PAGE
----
The best advice has been given already, go by the Immigrant Visa (IV) Unit at AIT (third floor of the Travel Services Section). Go to window 8 between 0800 and 1130.
Apart from that, a few issues have been raised. ckvw said she planned to marry and in a year or two move to the States and wondered about her husband-to-be being able to obtain a visa/residency/work permit. As long as ckvw lives here, there are two ways to deal with this. She and her fiance can marry here and then she can submit a petition (form I-130) for her husband to immigrate to the States. Since there is no INS office at AIT, the IV unit at AIT can accept and process IV petitions (believe me, that is a plus for anyone who has dealt with INS) on behalf of American citizens. The other way would be for ckvw to submit a K visa petition on behalf of her fiance. The K visa is issued to the fiance of an American citizen for the purpose of allowing the fiance to travel to the States in order to marry his/her American citizen fiance. So it comes down to if ckvw wants to marry here or in the States. From the posts, it seems that the first option is more appropriate to their situation. Whichever choice is made, they need to go to window 8 in the IV unit to pick up the petition and related forms.
Another issued raised is that of the requirement to provide evidence of financial support. Anyone petitioning for someone else to immigrate to the States must provide proof of one's ability to provide adequate financial support so that the petitioned person(s) don't become public charges. In order to prove same, the petitioner must fill out an affidavit of financial support (form I-864). To pass this hurdle the petitioner must show that his/her income over the past three years is greater than what is known as the poverty level for a given family size. For folks who live outside the States this is sometimes a bit of a problem, but one that is usually overcome. For example, someone who is going to school here probably won't be able show the required level of income (unless of course, the student dutifully reported all that cash income from teaching english on his/her tax return faithfully filed every year [img]images/smiles/icon_rolleyes.gif[/img] ). Another problem is the person working here who has been a bit negligent in reporting all income earned here and therefore won't be able to show income greater than the poverty level (a word to the wise, if an American plans to petition for someone else but has sort of neglected to file income tax while working in Taiwan, do what one post said - file amended returns. If your income is below US$70,000, you won't owe taxes. If you show up at AIT to petition someone, say you've been working here, but can't produce the past three years' tax returns, the interviewing officer will get cranky, really cranky). Anyway, for anyone who is petitioning for someone and who cannot meet the poverty guidelines, there is a solution. It is permissible to get a joint-sponsor, someone living in the States who will fill out an affidavit of support in support of someone else's petition.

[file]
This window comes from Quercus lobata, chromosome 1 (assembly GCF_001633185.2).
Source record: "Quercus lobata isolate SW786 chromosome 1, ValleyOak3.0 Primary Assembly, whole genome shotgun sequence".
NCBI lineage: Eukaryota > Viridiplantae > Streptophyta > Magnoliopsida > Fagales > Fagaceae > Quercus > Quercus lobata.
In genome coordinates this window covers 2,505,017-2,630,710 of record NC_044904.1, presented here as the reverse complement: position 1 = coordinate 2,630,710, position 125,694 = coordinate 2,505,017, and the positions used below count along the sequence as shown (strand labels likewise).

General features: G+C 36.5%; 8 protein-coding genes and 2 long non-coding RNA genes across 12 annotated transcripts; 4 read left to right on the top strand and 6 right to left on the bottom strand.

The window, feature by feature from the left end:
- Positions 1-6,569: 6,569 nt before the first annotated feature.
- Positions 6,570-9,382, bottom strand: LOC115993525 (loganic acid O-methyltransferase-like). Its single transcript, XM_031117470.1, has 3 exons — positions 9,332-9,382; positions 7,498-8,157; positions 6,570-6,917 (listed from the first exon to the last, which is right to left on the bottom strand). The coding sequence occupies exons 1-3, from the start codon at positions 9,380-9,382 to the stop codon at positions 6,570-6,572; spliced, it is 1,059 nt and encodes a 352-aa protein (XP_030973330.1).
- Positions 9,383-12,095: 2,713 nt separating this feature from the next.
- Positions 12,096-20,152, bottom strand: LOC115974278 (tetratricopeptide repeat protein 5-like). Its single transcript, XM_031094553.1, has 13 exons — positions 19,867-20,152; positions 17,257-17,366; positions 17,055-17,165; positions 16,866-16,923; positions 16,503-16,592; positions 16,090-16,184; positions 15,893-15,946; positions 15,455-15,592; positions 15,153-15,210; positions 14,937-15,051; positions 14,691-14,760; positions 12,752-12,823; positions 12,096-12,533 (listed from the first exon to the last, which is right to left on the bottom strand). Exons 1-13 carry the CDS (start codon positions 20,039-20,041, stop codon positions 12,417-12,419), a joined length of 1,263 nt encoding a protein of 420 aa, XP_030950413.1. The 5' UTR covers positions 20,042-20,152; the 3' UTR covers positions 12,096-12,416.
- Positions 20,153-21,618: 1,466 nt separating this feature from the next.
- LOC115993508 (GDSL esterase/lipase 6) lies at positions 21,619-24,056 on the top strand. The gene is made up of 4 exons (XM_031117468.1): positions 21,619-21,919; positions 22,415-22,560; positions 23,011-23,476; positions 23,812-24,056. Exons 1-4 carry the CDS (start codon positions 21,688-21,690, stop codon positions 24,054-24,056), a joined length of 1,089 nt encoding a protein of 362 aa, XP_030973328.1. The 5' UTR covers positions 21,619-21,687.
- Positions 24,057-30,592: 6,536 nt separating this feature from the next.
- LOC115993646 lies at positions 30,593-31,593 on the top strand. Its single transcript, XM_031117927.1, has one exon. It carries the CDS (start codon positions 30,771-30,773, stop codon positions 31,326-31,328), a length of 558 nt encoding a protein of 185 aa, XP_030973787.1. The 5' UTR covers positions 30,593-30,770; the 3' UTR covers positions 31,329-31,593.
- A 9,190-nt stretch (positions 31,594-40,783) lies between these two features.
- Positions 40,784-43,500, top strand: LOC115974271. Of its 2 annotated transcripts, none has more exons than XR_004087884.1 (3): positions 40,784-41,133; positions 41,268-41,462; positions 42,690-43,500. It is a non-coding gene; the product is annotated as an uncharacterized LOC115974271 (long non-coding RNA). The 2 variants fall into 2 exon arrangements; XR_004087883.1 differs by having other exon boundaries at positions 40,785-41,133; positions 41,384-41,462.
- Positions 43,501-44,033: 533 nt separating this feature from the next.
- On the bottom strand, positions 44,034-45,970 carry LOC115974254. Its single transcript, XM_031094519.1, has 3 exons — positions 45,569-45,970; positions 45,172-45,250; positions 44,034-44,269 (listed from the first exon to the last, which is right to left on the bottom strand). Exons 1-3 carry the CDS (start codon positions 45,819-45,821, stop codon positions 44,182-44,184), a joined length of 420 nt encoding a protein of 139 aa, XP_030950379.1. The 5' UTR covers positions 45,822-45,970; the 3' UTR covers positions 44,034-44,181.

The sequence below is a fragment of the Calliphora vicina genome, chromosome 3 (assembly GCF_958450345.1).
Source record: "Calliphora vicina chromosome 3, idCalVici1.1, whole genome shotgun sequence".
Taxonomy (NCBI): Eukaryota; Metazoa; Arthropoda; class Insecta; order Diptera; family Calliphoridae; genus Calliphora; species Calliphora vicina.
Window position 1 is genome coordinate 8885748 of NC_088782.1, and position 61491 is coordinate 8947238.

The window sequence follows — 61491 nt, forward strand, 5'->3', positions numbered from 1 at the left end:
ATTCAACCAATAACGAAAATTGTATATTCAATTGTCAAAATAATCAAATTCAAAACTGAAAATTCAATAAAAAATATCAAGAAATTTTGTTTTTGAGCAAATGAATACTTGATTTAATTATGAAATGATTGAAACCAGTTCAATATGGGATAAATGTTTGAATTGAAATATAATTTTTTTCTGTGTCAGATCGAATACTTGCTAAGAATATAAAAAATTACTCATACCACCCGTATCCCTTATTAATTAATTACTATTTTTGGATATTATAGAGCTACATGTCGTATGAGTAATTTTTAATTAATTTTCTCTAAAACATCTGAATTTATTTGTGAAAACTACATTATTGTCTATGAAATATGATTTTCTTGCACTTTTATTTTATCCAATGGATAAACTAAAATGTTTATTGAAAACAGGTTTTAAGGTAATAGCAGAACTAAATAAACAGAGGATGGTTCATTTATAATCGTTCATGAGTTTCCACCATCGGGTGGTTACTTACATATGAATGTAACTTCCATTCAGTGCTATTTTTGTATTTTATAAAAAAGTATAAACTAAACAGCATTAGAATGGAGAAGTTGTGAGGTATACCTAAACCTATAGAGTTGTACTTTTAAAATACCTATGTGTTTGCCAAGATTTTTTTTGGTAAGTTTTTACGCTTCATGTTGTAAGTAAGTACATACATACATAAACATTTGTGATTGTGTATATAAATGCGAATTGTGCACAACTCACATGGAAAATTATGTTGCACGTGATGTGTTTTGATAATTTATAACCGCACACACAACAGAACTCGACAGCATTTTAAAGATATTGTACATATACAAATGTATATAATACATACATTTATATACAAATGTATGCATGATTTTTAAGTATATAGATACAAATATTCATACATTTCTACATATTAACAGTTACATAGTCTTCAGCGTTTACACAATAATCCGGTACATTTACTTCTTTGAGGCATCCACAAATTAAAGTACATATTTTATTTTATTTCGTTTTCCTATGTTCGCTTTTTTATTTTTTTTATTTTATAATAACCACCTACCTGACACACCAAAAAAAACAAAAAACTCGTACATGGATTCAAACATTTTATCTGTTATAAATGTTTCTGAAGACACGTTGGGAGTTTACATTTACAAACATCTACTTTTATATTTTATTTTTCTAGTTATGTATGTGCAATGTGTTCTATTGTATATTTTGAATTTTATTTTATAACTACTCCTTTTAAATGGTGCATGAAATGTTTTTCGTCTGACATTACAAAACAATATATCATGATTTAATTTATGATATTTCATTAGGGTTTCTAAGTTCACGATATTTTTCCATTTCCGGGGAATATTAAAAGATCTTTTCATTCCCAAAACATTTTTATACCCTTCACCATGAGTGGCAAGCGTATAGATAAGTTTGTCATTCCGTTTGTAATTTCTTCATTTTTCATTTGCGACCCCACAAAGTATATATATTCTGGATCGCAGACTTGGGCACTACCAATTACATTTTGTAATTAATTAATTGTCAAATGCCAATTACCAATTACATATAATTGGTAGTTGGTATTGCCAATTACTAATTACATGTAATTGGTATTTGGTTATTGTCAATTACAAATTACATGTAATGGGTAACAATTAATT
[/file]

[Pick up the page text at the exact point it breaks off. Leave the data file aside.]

For a person who enters the States as the spouse of an American citizen (i.e., they married before entering the States), the alien spouse is admitted to the States as a lawful permanent resident (conditional) and INS starts the paperwork immediately that results in issuance of the green card. I belive the drill is that person receives authorization from INS immediately to work. If the alien enters on a K visa, the alien doesn't obtain authorization to work until after marriage. As to how long it takes INS to process these types of cases, it does vary depending on which INS regional office handles the case. However, since 911 INS has put on a full-court press to chase terrorists and I'm sure these things take even longer now. If anyone really needs to know, call the INS office at the U.S. Consulate in Hong Kong (the nearest INS office).